Surah Al-Isra (The Night Journey ) 17 : 47
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(are) in private conversation
1. Lessons/Guidance/Reflections/Gems[ edit ]
They were averse to the very principle of God’s oneness because they felt that it threatened their social position based on the myths that prevailed in those dark ages. In fact, the elders of the Quraysh were too intelligent not to realize the hollow nature of their beliefs as compared with the profound faith of Islam. They could easily appreciate the superb nature of the Qur’ān. Indeed their very nature motivated them to listen to it, but their pride caused them to take a hostile attitude to it. Thus they even fabricated allegations against the Prophet to justify their opposition: “The wrongdoers say: ‘The man you follow is certainly bewitched.” (Verse 47)
Their very words carried an implicit recognition of the nature of the Qur’ān. They realized deep inside that the Qur’ān was far too superior to be the word of a human being. They felt that its superiority transcended the realm of human beings. They also felt that it penetrated their own feelings. Hence, they alleged that it was the word of a sorcerer. Thus they claimed that Muĥammad was not speaking for himself, but by the power of magic. Had they been fair to him and to themselves, they would have acknowledged its divine nature. Indeed no human being and no other creature could have produced anything like the Qur’ān.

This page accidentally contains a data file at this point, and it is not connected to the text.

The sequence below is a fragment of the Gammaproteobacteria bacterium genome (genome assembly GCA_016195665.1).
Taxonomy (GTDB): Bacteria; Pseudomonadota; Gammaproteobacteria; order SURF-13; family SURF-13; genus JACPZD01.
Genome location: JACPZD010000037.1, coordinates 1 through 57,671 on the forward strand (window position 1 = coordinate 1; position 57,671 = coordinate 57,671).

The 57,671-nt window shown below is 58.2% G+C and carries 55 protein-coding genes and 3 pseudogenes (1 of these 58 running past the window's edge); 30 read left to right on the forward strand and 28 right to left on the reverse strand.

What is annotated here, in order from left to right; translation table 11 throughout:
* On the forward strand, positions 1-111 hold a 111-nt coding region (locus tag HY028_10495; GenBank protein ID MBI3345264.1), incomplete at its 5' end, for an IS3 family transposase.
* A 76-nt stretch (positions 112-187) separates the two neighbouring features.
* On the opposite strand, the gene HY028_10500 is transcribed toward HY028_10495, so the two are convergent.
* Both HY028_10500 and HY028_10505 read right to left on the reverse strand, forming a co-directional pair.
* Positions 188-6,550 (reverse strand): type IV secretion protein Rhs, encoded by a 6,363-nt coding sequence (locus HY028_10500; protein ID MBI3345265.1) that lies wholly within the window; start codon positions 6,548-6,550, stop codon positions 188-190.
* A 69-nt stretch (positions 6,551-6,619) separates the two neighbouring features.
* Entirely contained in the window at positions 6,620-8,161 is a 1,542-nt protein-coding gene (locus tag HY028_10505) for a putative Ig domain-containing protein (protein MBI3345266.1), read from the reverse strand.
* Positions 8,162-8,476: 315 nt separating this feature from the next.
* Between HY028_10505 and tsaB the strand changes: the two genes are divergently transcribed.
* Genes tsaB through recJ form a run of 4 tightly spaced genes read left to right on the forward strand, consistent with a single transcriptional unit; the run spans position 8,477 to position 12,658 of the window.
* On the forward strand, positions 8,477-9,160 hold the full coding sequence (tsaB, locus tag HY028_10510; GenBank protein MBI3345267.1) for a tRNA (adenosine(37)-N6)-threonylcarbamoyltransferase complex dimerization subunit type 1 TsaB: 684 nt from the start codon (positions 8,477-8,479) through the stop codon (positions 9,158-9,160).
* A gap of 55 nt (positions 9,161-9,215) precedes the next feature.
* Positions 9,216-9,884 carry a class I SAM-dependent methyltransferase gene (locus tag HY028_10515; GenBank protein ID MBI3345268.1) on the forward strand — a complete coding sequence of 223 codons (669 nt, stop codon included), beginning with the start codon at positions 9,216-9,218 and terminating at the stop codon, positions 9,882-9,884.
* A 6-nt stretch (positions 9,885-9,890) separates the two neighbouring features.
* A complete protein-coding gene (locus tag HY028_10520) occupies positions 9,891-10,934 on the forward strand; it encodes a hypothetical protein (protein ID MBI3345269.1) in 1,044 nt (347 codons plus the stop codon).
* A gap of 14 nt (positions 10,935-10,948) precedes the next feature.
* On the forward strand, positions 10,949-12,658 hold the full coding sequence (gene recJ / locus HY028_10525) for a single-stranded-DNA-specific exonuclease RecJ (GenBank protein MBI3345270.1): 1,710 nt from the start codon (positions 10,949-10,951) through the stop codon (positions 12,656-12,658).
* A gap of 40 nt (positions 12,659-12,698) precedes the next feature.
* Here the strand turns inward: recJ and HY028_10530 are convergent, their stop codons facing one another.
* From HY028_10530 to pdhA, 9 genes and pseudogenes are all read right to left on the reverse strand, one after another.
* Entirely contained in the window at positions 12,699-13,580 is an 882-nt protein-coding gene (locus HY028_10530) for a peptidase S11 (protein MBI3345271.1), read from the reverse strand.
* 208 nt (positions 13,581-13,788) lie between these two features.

2. Linguistic Analysis[ edit ]
4. Miscellaneous Information[ edit ]
5. Connected/Related Ayat[ edit ]
6. Frequency of the word[ edit ]
7. Period of Revelation[ edit ]
The very first verse indicates that this Surah was revealed on the occasion of the ascension (Mi’raj). According to the narrations (hadith) on the life of the Prophet, this event happened one year before migration (Hijrah). Thus this Surah was revealed in the last stage of Prophethood in Makkah.
8. Reasons for Revelation[ edit ]
The Prophet had been propagating Monotheism (Tawhid) for twelve years now. In spite of all the opposition, Islam had spread to every corner of Arabia and there was hardly a clan which had not been influenced by the invitation. In Makkah itself, the true Believers had formed themselves into a small community. A large number of the people from the Aws and Khazraj tribes (two influential clans of Madinah) had also now accepted Islam. Thus the time had come for the Muslims to emigrate from Makkah to Madinah, at behest of the Aws and Khazraj to establish an Islamic state.